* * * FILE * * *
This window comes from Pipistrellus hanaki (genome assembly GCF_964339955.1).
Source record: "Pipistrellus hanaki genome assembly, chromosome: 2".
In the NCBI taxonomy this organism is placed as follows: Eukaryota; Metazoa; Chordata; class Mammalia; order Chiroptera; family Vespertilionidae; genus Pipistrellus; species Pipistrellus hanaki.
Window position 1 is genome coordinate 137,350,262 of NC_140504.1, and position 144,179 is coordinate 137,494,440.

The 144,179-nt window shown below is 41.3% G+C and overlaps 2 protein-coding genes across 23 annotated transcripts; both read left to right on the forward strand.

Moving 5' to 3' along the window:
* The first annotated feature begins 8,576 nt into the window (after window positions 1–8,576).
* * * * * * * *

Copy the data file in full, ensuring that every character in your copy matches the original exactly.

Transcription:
This window comes from Pipistrellus hanaki (genome assembly GCF_964339955.1).
Source record: "Pipistrellus hanaki genome assembly, chromosome: 2".
In the NCBI taxonomy this organism is placed as follows: Eukaryota; Metazoa; Chordata; class Mammalia; order Chiroptera; family Vespertilionidae; genus Pipistrellus; species Pipistrellus hanaki.
Window position 1 is genome coordinate 137,350,262 of NC_140504.1, and position 144,179 is coordinate 137,494,440.

The 144,179-nt window shown below is 41.3% G+C and overlaps 2 protein-coding genes across 23 annotated transcripts; both read left to right on the forward strand.

Moving 5' to 3' along the window:
* The first annotated feature begins 8,576 nt into the window (after window positions 1–8,576).